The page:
Currently we can publicly endorse brands on social media and link them to our online profiles through ‘likes’ but there are a few human behaviours that have not yet made it onto social media. For instance, people like to show off new things, especially if they make them feel a certain way or project a desired image of the self.
Many people will announce the fact that they have just bought the latest iPad online, but what if this were to happen automatically? It might be that when purchasing a physical product, a digital instance of the product becomes attached to the buyers online profile, allowing people in the buyers social network to see what they have just chosen to buy and comment on it. Just as a car logbook is to a car, this digital instance would follow whoever owned it as it was sold on or given away.
Needless to say, the desire to express the fact that you have just bought 9 rolls of Andrex might not have the same effect of telling the world about your new Ducati.
There is also a practical reason to show off what you got.
For example, the average garden shed contains around 20 power tools that have seen about 20 minutes use in the last 2 years.
Shared ownership platforms within local communities can bring down the cost of owning these things whilst making better use of them. An online searchable catalogue of the tools you own would facilitate the use of sharing platforms whilst transferring the digital instance to a user that borrows a physical tool would allow them to be trackable.
With wireless modules becoming smaller, cheaper and requiring less power to run there may even come a time where the digital instance of the product becomes beneficial or even crucial to the functionality of the product. In the same way that mobile network providers have the power to block a mobile device from using the network via IMEI number, we would be able to affect our devices for functionality or security remotely using the digital instance.
Another idea that I would like to share is around personal data. Currently, social media profiles are scattered across various platforms, with Facebook containing the greatest amount of personal data. There are systems in place that allow a user to create a new profile on a different platform using the existing Facebook data, and in this context Facebook is essentially a data hosting platform.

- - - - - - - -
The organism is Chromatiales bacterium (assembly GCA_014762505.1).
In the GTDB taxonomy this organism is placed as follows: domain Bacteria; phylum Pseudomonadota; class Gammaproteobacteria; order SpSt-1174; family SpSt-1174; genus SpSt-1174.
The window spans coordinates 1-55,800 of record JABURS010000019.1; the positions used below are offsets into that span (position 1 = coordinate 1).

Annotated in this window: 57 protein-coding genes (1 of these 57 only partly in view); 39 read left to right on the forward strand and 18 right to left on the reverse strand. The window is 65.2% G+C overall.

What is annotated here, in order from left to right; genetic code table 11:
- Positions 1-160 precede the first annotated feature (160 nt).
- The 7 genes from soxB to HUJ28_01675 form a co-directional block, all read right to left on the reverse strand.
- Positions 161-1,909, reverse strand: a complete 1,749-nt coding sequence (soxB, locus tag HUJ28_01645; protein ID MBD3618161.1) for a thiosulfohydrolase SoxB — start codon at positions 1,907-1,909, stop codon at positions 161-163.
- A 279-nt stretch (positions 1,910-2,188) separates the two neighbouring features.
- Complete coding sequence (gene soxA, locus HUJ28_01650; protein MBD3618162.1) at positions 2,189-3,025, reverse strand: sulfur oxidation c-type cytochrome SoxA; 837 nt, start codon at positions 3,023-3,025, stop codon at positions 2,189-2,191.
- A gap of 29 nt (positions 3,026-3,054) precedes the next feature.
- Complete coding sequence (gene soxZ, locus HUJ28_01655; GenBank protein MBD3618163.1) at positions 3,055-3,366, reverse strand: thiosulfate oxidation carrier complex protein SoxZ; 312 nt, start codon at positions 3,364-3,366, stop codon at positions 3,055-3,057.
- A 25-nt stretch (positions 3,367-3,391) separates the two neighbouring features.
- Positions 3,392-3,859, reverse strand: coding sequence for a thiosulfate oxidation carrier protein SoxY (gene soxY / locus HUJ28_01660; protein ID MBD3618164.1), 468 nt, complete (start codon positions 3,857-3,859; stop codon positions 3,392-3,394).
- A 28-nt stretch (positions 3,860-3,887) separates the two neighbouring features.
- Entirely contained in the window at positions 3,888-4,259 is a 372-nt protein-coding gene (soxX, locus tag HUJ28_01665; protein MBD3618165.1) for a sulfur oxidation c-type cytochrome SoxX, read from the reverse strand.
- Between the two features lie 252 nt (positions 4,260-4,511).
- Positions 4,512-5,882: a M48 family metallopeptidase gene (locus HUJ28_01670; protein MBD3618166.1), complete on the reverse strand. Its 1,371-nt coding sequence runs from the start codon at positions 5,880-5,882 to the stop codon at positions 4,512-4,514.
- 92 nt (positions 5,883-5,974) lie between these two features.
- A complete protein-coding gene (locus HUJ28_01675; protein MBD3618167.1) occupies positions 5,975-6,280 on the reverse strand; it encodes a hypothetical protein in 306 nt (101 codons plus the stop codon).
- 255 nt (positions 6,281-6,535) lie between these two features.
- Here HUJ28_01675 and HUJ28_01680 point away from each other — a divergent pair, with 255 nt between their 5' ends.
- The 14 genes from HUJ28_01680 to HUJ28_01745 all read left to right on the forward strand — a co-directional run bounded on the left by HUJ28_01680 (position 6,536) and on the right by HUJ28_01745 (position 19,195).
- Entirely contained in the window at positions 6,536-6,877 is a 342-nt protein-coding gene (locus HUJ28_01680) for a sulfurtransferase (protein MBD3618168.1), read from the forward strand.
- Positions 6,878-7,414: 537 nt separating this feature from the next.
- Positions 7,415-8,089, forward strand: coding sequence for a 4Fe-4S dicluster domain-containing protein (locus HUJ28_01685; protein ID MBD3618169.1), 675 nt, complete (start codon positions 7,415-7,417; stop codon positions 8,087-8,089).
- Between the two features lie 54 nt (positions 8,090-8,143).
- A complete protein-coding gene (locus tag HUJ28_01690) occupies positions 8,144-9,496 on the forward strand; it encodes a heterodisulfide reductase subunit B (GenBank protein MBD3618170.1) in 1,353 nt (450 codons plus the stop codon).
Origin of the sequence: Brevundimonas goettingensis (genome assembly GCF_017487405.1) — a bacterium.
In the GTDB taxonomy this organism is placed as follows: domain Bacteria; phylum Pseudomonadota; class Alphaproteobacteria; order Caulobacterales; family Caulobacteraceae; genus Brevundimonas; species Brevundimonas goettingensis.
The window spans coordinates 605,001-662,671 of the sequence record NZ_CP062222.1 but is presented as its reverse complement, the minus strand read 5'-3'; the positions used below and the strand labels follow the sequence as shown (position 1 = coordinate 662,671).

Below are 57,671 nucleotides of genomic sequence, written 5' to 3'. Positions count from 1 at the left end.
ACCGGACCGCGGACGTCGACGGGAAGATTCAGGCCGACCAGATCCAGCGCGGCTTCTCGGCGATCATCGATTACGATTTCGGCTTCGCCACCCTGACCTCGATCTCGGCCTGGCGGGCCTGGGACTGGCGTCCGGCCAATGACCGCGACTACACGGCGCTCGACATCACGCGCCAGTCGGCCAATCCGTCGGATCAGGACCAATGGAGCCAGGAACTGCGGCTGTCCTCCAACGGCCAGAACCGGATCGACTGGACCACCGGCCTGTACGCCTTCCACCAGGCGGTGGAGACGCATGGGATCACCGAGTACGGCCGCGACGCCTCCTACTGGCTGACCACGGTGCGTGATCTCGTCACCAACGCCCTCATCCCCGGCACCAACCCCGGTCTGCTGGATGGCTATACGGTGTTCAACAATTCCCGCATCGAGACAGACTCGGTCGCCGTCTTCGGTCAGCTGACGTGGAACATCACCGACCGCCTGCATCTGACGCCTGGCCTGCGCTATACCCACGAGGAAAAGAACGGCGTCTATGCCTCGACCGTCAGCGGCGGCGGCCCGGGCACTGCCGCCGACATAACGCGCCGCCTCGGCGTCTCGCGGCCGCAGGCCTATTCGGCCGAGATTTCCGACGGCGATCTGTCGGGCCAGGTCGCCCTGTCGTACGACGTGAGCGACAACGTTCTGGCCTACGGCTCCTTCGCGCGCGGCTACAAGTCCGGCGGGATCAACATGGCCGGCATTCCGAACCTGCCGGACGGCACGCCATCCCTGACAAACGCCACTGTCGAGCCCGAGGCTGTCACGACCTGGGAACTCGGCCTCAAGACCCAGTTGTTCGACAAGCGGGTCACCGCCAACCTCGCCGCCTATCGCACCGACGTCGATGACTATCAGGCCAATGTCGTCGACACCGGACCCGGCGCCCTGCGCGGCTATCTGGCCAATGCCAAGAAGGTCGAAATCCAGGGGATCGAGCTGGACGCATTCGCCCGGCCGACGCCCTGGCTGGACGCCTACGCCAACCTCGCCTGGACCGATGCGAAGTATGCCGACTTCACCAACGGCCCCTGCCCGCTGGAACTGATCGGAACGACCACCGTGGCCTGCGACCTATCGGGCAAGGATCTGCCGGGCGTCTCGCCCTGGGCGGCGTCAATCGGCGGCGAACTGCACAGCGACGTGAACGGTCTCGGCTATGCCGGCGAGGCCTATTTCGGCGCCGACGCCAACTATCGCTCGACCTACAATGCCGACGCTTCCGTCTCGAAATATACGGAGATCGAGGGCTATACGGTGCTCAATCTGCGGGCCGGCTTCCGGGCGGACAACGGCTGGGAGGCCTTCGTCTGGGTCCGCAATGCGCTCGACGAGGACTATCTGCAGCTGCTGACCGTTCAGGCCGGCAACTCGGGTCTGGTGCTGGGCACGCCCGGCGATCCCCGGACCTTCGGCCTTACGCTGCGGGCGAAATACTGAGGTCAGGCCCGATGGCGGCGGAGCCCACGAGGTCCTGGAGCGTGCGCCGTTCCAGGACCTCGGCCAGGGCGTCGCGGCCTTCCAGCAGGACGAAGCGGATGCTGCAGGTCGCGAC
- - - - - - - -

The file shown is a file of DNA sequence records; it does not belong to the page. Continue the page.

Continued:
In 2009 Facebook trialed a new payment system where the user could pay for purchases very quickly as a result of embedding their card details within their profile. In terms of speed and ease of use It makes sense, but would you feel comfortable with one corporation holding so much personal data?
A singular profile consisting of metadata that is linked to the user via email address could be one way of having these benefits without one sole company owning the platform. The profile might contain every piece of data ever generated by the user, organised into sets such as health, finance, driving, passport, possessions, etc. Medical records would be held in a database that you could view and share with a GP as and when needed rather than being held by them. Ordering a new passport or signing up to your local gym could be done with the click of a button, rather than a lengthy form and only the relevant dataset would be shared with the other party.
Data collected by schemes like Nectar and Tesco clubcard would be transferred to the user’s profile. This would empower the user with access to their own data and they could decide whether to share it once a company had justified their request for it.
The online profile would become our digital wallet. Every transaction of personal data would become so seamless that we won’t even notice when we step through the mirror.